Cidermakers are beginning to feel the effects of climate change, but it seems the worst repercussions for apple growers (and cider drinkers) are just over the horizon.

A case study conducted by the USDA and Wisconsin-based orchard and cidery, Brix Cider Farm, brought the current and expected challenges into focus. The majority of Brix’s Barneveld, Wisc., property is devoted to apples, and the remaining 10 percent of the two-acre high-density planting consists of cherry, pear and plum trees.

According to the study, the average temperature in the orchard could change between 3.5 and 5 degrees Fahrenheit by mid-century, with an increase in the number of days above 95 degrees, and a risk of more intense and prolonged heat waves. The average number of days without water will increase overall, and there will be more extreme rain and snow events in winter and spring. The time spent without frosts will stretch out, creating a hotter average soil temperature. Put simply, the erratic and more extreme weather during vulnerable budding and growth periods means the fruit crop will be at an ever-higher risk of damage.

The threat isn’t just during budding and growth, but to the overall quality. The new weather patterns present manifold threats, from bacterial infections like fire blight (which means three years of loss) to sunburns so extreme the loss in quality makes the apples unfit for juice. In addition, overall drops in quality and flattening of flavor profiles caused by extended heat waves and sudden post–bud break freezes won’t just damage one crop but require the replanting of entire orchards.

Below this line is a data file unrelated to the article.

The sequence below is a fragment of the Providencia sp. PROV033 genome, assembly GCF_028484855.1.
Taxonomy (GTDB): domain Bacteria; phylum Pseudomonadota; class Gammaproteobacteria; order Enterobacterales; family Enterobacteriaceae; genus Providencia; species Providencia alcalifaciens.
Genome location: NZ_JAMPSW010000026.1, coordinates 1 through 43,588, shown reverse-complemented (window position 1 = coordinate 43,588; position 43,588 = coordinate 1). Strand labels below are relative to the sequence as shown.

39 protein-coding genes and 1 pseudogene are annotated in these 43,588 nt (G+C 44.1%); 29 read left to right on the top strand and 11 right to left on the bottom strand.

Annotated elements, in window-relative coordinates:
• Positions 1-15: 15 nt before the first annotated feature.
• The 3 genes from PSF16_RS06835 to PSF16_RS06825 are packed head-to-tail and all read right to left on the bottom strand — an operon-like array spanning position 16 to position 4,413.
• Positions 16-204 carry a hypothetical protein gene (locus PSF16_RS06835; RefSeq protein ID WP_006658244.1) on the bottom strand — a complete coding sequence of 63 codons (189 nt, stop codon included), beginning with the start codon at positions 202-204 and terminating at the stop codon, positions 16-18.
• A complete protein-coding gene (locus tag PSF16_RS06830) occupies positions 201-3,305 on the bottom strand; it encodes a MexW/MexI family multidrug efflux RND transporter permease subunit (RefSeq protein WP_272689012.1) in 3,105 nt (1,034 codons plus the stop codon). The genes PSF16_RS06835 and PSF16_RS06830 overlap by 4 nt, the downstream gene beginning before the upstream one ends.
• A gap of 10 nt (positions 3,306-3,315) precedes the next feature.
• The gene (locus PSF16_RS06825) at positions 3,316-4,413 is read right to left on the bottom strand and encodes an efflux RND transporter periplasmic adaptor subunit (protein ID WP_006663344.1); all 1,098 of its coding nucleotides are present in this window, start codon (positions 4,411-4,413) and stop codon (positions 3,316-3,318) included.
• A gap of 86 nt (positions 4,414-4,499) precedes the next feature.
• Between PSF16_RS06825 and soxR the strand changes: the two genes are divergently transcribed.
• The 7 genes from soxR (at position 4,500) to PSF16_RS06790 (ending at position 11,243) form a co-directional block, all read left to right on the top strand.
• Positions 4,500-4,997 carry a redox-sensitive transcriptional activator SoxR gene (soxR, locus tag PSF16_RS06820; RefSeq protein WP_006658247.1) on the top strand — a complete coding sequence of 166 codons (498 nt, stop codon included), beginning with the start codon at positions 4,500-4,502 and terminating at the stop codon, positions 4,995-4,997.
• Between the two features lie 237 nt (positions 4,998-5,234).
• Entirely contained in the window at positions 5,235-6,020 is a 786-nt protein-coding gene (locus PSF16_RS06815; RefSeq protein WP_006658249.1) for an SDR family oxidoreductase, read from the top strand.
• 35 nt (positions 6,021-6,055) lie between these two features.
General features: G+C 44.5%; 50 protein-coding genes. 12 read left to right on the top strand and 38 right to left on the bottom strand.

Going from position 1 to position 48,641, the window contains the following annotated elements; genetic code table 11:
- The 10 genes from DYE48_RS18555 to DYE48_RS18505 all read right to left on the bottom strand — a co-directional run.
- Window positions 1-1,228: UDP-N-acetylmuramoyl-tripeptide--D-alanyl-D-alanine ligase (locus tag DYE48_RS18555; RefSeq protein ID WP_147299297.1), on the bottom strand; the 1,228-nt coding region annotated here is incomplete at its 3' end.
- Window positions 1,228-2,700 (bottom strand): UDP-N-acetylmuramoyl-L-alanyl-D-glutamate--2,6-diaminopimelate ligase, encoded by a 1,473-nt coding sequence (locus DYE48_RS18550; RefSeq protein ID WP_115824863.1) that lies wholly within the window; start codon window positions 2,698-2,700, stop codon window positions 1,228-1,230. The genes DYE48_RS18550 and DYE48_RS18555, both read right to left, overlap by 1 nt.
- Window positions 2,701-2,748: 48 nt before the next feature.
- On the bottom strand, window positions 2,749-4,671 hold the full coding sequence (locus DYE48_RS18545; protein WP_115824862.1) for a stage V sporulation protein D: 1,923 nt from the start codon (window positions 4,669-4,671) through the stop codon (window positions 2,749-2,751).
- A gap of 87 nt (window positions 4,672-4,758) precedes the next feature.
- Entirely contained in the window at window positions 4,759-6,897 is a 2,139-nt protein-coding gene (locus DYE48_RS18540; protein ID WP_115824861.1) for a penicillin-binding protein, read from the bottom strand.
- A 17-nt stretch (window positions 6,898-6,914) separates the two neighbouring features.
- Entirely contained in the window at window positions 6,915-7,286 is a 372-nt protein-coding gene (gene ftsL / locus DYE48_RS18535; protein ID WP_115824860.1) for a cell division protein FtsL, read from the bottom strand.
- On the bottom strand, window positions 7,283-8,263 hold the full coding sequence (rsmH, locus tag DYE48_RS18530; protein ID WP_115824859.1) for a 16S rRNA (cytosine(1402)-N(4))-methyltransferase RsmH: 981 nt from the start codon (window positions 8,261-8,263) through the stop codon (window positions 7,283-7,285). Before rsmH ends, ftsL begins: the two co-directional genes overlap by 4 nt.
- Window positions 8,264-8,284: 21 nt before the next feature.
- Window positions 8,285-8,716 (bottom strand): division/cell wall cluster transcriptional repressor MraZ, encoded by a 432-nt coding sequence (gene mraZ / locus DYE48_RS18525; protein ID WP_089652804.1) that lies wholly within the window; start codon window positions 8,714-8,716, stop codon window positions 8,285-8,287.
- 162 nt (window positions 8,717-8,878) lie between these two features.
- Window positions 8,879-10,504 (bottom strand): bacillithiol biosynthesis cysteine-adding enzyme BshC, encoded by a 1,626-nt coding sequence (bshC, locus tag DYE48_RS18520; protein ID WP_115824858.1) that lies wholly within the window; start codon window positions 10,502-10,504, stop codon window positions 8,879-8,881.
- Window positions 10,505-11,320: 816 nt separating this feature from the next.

While that sounds grim, both scientists and growers have been aware of the threat, and are actively experimenting with potential solutions. There’s more on the line than just tasty cider — the Pacific Northwest, which produces about two-thirds of the country’s apples, contributes about $700 million to the regional economy and $300 million to Washington alone.

Changing the way Orchards are Planted

In 2014, Washington State University established the Palouse Wild Cider Breeding Program, which has been working to breed fire blight–resistant cider apples that will thrive in the Northwest and flower quickly. With the help of the USDA’s collection of heirloom and modern seedlings, they created novel crosses with just 20 wild apple seedlings. The program’s stated goal is to create disease resistant apples with “high levels of phenolic compounds, high levels of anthocyanins, low seediness … moderate-to-high resistance to the major pests and diseases of the region.”

With these inevitable environmental changes on the horizon, several Northwest producers are actively replanting orchards to create hardier trees.

Madrone Cellars on Washington’s San Juan Island is working with the WSU program, planting experimental cider and crab apple trees, some of which have never been worked with commercially.

“We just picked up 35 heritage trees from the island” says owner and cidermaker Shaun Salamida. “They range from King apple, to Gravenstein, to 20-ounce Pippin, and a bunch of unnamed varieties of crab apples. Many of them were planted so long ago that no one can figure out exactly what they are, but they’re being collected and preserved through a non-profit project called San Juan Islands Pomona.”

Finnriver Farm and Cidery in Chimacum, Wash., and Madrone Cellars are switching rootstocks for hardier, if lower-yielding trees, that require less water.